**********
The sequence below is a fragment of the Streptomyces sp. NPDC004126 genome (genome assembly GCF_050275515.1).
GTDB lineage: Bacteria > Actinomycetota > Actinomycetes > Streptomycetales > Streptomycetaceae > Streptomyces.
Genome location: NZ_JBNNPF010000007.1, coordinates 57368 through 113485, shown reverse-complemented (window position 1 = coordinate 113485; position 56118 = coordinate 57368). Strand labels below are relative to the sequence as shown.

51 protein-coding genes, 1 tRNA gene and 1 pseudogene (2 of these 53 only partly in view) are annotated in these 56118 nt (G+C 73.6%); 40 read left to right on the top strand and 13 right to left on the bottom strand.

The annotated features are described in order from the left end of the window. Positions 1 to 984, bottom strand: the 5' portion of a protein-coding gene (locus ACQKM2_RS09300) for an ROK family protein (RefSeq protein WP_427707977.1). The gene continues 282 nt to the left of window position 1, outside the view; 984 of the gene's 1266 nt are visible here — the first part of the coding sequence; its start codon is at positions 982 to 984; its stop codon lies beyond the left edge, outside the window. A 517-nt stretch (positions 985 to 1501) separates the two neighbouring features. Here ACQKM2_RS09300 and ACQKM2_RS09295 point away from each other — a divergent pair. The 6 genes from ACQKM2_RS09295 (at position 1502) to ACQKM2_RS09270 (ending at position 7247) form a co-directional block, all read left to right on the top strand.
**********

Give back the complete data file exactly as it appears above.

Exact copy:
The sequence below is a fragment of the Streptomyces sp. NPDC004126 genome (genome assembly GCF_050275515.1).
GTDB lineage: Bacteria > Actinomycetota > Actinomycetes > Streptomycetales > Streptomycetaceae > Streptomyces.
Genome location: NZ_JBNNPF010000007.1, coordinates 57368 through 113485, shown reverse-complemented (window position 1 = coordinate 113485; position 56118 = coordinate 57368). Strand labels below are relative to the sequence as shown.

51 protein-coding genes, 1 tRNA gene and 1 pseudogene (2 of these 53 only partly in view) are annotated in these 56118 nt (G+C 73.6%); 40 read left to right on the top strand and 13 right to left on the bottom strand.

The annotated features are described in order from the left end of the window. Positions 1 to 984, bottom strand: the 5' portion of a protein-coding gene (locus ACQKM2_RS09300) for an ROK family protein (RefSeq protein WP_427707977.1). The gene continues 282 nt to the left of window position 1, outside the view; 984 of the gene's 1266 nt are visible here — the first part of the coding sequence; its start codon is at positions 982 to 984; its stop codon lies beyond the left edge, outside the window. A 517-nt stretch (positions 985 to 1501) separates the two neighbouring features. Here ACQKM2_RS09300 and ACQKM2_RS09295 point away from each other — a divergent pair. The 6 genes from ACQKM2_RS09295 (at position 1502) to ACQKM2_RS09270 (ending at position 7247) form a co-directional block, all read left to right on the top strand.